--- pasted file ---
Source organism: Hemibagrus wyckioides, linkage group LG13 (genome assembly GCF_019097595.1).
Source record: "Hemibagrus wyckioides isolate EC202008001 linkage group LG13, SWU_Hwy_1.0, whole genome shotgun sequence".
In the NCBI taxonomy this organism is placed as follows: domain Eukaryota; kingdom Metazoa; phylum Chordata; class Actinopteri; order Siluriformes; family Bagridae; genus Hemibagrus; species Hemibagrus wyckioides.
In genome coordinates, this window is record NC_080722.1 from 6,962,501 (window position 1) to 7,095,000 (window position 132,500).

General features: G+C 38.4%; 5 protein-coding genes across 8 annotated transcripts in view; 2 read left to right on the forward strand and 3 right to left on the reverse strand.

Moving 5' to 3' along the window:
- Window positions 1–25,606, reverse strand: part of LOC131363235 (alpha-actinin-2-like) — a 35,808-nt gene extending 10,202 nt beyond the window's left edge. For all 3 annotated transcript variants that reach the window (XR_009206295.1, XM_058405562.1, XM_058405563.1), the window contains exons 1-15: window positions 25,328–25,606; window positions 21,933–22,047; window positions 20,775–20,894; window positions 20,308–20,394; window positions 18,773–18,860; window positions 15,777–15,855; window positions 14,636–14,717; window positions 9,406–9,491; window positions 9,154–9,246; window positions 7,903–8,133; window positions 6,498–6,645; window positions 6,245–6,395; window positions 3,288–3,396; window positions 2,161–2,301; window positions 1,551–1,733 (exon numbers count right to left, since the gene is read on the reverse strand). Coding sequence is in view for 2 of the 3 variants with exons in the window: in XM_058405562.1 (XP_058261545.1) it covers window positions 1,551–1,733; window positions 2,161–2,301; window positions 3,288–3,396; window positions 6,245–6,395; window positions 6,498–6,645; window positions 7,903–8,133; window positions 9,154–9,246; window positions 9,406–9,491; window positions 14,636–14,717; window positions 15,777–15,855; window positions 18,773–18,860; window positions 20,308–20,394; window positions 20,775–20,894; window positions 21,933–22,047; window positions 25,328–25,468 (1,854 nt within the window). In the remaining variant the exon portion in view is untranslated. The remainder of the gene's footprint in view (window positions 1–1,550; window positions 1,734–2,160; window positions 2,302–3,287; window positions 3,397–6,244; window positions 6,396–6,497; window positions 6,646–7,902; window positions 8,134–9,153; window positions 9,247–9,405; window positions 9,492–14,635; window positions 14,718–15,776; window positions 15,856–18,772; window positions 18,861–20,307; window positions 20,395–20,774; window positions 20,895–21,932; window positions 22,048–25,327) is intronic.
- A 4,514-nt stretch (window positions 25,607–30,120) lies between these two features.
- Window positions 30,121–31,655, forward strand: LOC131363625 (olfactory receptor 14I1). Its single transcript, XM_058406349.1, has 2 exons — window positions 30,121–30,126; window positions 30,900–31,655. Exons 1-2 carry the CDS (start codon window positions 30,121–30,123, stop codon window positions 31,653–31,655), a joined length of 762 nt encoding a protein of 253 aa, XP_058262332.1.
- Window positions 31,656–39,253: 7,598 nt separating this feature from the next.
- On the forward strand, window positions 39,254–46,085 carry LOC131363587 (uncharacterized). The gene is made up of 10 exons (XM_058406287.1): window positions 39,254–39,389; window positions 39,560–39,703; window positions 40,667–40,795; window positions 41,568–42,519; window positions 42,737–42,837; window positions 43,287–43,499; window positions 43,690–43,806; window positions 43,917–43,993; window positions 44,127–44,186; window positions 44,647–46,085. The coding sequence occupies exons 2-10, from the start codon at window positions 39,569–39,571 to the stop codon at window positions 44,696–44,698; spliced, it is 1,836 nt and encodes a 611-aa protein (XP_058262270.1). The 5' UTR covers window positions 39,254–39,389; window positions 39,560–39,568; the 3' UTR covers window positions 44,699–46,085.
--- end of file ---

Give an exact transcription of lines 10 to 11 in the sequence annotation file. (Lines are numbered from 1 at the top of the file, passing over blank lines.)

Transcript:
- Window positions 31,656–39,253: 7,598 nt separating this feature from the next.
- On the forward strand, window positions 39,254–46,085 carry LOC131363587 (uncharacterized). The gene is made up of 10 exons (XM_058406287.1): window positions 39,254–39,389; window positions 39,560–39,703; window positions 40,667–40,795; window positions 41,568–42,519; window positions 42,737–42,837; window positions 43,287–43,499; window positions 43,690–43,806; window positions 43,917–43,993; window positions 44,127–44,186; window positions 44,647–46,085. The coding sequence occupies exons 2-10, from the start codon at window positions 39,569–39,571 to the stop codon at window positions 44,696–44,698; spliced, it is 1,836 nt and encodes a 611-aa protein (XP_058262270.1). The 5' UTR covers window positions 39,254–39,389; window positions 39,560–39,568; the 3' UTR covers window positions 44,699–46,085.